Tree Sons

(Image from Kaui Hindu Monastery)

(Image from Kaui Hindu Monastery)

Many people roll their eyes at the thought of somebody being a “tree hugger.” The implications and mental images that usually accompany that title are potentially of a sloppy person, a bit whimsical and carefree (careless?), perhaps anti-establishment. It’s a label that’s been around for decades and, as with everything else through the decades, the definition of what a tree hugger today is has probably changed from the original meaning. I suppose in a lot of ways, I could be called a tree hugger. Don’t get me wrong – in so very many ways I’m not even close to what “tree hugger” probably originally meant. Still in many other ways I’m very much a tree hugger, and a number of people in my life may well be able to vouche that I’ve literally hugged a tree once or twice. From a young age, others will also be able to confirm, I’ve enjoyed being in “the woods” and going rivering and traipsing through creeks and just being completely enveloped by Mother in nature. I think it’s something most people never experience, but I can attest that trees give great hugs if you allow.

I’m not a hippie. I’m just a Hindu.

Tree hugger (hugged?) or not, one thing I am is a tree worshipper. For thousands of years Hindus have recognized the immense value of trees and have also recognized how very truly trees imitate the Supreme One – far beyond the superficial “roots in heaven” symbolism. As Hindus, we’re free to see God wherever we might be inclined to, and a number of scriptural references encourage us to see God in trees. This is something I do, and have always done, with much ease.

** An important thing for any non-Hindu readers to understand is that Hindus don’t really worship trees (or any of our other religious images). At the foundation of our religion is the Ground of All Being – the essence that supports all that is and is common to virtually everything. This is what advanced modern sciences are catching up to and proving accurate at an increasing rate. And it’s this recognition, of that Ground of All Being, that allows for the immense diversity, and consequently the expansive freedom afforded to Hindus. **

Something else I easily could manage but have yet to accomplish (at all, let alone with much ease) is parenthood. I’ve posted a few times here how important my parents are to me and what an invaluable treasure they’ve been to me and many others in this life. Anyone who knows me outside of all things cyber can attest to my strong desire to be a dad, and how envious (in a good way!) I often am of parents.

Luckily for me, there seems to be scriptural support for the fusion of these two, seemingly unrelated aspects of my life. A year or two ago, a friend on Facebook posted a quote, something from one of the myriad Hindu scriptures, that included the Sanskrit translation, and I found it striking. It truly struck a chord with me because it linked the huge benefit and value of family and parenthood to that of ecology, and quite specifically trees. Those scriptural references are cited below.

“A pond is equal to ten wells; ten ponds are equal to one lake; ten lakes are equal to one son; and ten sons are equal to one tree.” (“dashakupa-sama vaapi dashavaapi samo hrdaha dashahrda samaha putro dashaputro samo drumaha”) -Vrkshayurveda 6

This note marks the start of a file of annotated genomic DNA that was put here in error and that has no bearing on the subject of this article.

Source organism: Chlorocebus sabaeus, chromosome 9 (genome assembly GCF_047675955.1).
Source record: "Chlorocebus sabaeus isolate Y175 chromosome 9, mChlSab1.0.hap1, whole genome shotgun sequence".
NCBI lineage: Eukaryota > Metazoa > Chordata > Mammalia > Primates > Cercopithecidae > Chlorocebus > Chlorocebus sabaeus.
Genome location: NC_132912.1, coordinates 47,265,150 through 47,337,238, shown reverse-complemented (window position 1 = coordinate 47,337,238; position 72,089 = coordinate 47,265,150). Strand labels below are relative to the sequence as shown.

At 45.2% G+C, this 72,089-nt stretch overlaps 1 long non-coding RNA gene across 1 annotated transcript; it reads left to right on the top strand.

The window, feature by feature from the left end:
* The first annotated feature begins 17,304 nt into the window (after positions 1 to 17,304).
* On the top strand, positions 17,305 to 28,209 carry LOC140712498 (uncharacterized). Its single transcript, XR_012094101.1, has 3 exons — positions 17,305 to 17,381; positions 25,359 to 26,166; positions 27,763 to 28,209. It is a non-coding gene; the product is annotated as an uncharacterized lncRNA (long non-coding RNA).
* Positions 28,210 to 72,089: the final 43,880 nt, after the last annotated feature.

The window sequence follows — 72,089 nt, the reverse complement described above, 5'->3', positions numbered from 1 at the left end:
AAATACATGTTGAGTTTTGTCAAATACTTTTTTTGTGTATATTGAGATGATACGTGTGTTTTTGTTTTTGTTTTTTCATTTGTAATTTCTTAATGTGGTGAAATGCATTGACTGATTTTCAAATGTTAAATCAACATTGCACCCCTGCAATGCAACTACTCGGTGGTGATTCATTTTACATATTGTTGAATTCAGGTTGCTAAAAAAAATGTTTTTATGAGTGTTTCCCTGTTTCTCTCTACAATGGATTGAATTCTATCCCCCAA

“Those who plant trees, for them they are like sons. There is no doubt that because of those trees, man attains heaven after his death.” -Mahabharata, Anu parva 58/27

The photo at the end of this post is primarily of a treeling I’m nurturing in the middle of my front yardage. When we purchased the property about four summers ago, an actual tree stood where this baby one does now, although it was mostly dead. After a year or so, we came home one day to see that the HOA and landscapers had chopped the half-dead tree. A year or so later, you can imagine my thrill when, while piddling around my yard, I notice a resurrection of sorts occurring. I nursed the little bitties and helped them grow – offering not only regular watering, but also regular pujas. However, one day much to my dismay, I came home from work to see another chop job had taken place. I’ll admit: I cried. And not only that, I spent the rest of the evening melancholy and pouting indoors.

For me, things like this ARE kind of like my children and I miss the life I interacted with when something like that fails or ceases. I suppose that proves the scriptures true, no? At any rate, my treeling is growing back! I noticed it very early this spring season and I’ve been tending to it since before our final frost. To date, it’s survived and prospered even more than it did last year!

As with so much else within the Scriptures, I’m not sure I really buy that a tree is equal to ten human sons. This isn’t the first time I’ve doubted the scriptures… in fact, I do that often enough. At any rate, I do enjoy the sentiment and every day when I go outside for vrksha-puja and I notice that this treeling has split into “two” very close to the ground I smile at the thought of my twenty twin sons, and my heart enjoys the moment as a temporary expression of the love I have for the human child who is likely never to arrive in my life.

Om Shri Ganeshaya Namaha
Om Shanti

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